Our macro research shows that eight out of ten sizable companies are currently running a program aimed at reducing the cost of their HR function. Their procurement leaders are looking into cost savings and overhead reduction programs. One of the most frequent target areas of their initiative is talent acquisition and recruitment. In sizeable companies, procurement has taken over the haggling of recruitment fees with (executive-) search firms from the human resources department. Human Resources in turn complain about marginal and futile savings that only slow the recruitment process.
Whatever your perspective over this, let’s call it infighting, procurement has introduced accountability into recruitment costs, and certainly quite a lot of savings! So, one doubts procurement’s competence and efficacy. Nevertheless, shaving a few pennies here and a few pounds there may be losing sight of the bigger picture of the full cost of talent acquisition.
Because we know that not all of our readers have the time to spend more than a few minutes on an article, let’s drop the ball right now: the highest cost for any company is the opportunity cost of a position not filled or an unsuccessful hire, and the higher you climb in the hierarchy, the more evident it becomes. We shall come back to it later.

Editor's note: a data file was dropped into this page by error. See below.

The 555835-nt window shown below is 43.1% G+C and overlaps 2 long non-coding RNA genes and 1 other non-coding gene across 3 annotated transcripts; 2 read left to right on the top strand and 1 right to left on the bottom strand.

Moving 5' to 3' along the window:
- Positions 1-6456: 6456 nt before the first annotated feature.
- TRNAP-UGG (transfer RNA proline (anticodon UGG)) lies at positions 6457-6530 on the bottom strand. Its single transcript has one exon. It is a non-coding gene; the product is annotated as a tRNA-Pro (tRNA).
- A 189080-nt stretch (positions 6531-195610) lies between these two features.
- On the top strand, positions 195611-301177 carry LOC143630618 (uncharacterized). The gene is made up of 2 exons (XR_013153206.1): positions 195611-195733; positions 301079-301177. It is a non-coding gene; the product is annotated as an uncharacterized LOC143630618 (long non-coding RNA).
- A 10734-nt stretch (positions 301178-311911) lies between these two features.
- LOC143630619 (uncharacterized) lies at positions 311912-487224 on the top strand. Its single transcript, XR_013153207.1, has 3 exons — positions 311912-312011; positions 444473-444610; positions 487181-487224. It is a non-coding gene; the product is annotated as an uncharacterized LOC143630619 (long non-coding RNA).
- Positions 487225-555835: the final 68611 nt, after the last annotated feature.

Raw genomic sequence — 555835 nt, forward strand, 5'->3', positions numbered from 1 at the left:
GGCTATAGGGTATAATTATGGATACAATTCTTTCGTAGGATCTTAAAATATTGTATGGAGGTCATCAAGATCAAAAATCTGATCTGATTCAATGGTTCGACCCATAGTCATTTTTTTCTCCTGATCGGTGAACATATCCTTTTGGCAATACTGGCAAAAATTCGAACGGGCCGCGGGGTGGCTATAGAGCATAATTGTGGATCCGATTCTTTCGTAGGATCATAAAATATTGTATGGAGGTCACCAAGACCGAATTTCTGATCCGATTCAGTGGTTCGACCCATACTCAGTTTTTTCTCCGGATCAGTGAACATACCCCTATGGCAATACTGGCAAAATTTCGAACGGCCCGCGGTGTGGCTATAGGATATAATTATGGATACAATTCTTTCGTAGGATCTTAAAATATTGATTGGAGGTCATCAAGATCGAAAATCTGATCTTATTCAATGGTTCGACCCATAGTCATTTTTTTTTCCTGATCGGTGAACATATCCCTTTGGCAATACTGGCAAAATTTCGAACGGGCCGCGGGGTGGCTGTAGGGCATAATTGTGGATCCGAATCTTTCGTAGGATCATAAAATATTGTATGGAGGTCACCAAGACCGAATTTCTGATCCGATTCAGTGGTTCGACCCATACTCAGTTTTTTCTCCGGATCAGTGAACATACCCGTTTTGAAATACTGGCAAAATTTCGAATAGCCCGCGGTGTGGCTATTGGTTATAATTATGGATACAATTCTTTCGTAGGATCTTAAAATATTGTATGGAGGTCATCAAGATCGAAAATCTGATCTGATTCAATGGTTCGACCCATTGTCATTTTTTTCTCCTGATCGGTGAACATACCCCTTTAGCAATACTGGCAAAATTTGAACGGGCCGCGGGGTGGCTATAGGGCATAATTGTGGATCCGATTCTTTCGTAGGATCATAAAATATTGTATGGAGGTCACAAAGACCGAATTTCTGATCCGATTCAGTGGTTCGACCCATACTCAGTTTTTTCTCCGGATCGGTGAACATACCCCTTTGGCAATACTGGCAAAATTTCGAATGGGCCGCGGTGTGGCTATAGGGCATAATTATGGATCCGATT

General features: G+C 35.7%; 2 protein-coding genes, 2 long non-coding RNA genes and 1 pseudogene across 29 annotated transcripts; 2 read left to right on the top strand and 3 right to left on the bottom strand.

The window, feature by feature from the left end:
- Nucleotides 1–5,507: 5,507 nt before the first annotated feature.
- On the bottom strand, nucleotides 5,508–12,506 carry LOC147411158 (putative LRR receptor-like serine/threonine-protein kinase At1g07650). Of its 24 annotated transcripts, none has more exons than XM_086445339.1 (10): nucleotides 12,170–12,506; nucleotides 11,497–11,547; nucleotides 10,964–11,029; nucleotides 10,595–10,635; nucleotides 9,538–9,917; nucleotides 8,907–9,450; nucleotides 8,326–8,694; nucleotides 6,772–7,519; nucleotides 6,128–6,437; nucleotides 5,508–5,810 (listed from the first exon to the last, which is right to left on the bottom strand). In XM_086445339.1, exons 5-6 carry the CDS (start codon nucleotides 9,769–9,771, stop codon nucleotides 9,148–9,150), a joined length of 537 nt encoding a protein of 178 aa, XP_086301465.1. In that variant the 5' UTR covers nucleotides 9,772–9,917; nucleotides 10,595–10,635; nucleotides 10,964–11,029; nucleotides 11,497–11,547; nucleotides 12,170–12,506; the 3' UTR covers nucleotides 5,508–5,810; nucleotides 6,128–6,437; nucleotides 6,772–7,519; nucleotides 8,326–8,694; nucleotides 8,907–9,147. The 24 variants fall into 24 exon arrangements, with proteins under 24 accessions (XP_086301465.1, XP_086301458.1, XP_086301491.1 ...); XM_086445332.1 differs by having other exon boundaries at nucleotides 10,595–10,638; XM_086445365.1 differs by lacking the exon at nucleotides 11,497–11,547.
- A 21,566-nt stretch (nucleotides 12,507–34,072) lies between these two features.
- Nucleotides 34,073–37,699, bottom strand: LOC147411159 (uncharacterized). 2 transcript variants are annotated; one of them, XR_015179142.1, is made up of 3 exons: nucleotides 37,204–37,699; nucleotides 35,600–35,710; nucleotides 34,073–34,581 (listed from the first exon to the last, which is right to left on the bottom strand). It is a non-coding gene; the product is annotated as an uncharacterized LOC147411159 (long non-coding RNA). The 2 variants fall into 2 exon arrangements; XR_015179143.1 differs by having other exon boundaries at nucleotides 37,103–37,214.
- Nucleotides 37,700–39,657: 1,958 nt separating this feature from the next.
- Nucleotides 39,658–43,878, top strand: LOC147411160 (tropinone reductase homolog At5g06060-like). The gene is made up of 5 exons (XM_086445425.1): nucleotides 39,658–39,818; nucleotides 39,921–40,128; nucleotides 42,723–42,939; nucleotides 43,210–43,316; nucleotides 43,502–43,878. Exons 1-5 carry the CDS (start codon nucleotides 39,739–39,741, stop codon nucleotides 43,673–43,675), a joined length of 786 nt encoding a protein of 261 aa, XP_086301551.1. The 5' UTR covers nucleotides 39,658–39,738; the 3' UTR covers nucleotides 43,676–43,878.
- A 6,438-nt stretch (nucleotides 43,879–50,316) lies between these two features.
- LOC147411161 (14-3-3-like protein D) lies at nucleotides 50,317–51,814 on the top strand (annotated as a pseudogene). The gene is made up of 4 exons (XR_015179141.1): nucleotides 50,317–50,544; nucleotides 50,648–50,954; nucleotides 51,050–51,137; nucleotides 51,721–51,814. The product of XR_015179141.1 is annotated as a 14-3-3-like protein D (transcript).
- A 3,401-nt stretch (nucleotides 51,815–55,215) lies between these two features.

This being said, there are of course several areas where straight cost savings are possible. We are going to
analyze the sources of the costs in recruitment,
help you define what you can do about them,
offer some solutions and benchmarking (hint: this will be strongly dependent on your own, sector-specific, research).
Our intended audiences are procurement staff (at all levels) and HR employees, but also managers and business owners who do not have procurement departments. The analysis and solutions we offer are transposable to a company of any size.
Where did my money go?
When we raise the talent acquisition theme, we can safely state that the objective of procurement and HR departments is to transform fixed costs into variable ones and so reduce overall recruitment spent while allowing for an increased quality of candidates and reducing the time to hire.